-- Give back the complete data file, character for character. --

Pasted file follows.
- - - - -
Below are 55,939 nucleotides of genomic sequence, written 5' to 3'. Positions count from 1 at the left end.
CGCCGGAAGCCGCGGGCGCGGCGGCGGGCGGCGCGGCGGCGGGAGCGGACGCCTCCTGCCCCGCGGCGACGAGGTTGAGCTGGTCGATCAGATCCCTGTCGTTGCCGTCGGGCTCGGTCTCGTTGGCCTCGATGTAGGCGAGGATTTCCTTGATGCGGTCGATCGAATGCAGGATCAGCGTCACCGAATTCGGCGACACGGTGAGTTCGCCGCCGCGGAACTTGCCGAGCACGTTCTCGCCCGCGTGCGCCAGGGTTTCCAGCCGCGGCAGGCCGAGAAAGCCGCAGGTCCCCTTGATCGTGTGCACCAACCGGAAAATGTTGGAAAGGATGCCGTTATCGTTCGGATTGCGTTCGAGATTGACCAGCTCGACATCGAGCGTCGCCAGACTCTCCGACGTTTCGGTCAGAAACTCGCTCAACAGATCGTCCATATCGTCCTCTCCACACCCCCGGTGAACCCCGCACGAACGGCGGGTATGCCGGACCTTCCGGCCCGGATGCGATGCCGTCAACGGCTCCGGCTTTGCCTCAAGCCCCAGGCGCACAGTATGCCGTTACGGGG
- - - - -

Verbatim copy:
Below are 55,939 nucleotides of genomic sequence, written 5' to 3'. Positions count from 1 at the left end.
CGCCGGAAGCCGCGGGCGCGGCGGCGGGCGGCGCGGCGGCGGGAGCGGACGCCTCCTGCCCCGCGGCGACGAGGTTGAGCTGGTCGATCAGATCCCTGTCGTTGCCGTCGGGCTCGGTCTCGTTGGCCTCGATGTAGGCGAGGATTTCCTTGATGCGGTCGATCGAATGCAGGATCAGCGTCACCGAATTCGGCGACACGGTGAGTTCGCCGCCGCGGAACTTGCCGAGCACGTTCTCGCCCGCGTGCGCCAGGGTTTCCAGCCGCGGCAGGCCGAGAAAGCCGCAGGTCCCCTTGATCGTGTGCACCAACCGGAAAATGTTGGAAAGGATGCCGTTATCGTTCGGATTGCGTTCGAGATTGACCAGCTCGACATCGAGCGTCGCCAGACTCTCCGACGTTTCGGTCAGAAACTCGCTCAACAGATCGTCCATATCGTCCTCTCCACACCCCCGGTGAACCCCGCACGAACGGCGGGTATGCCGGACCTTCCGGCCCGGATGCGATGCCGTCAACGGCTCCGGCTTTGCCTCAAGCCCCAGGCGCACAGTATGCCGTTACGGGG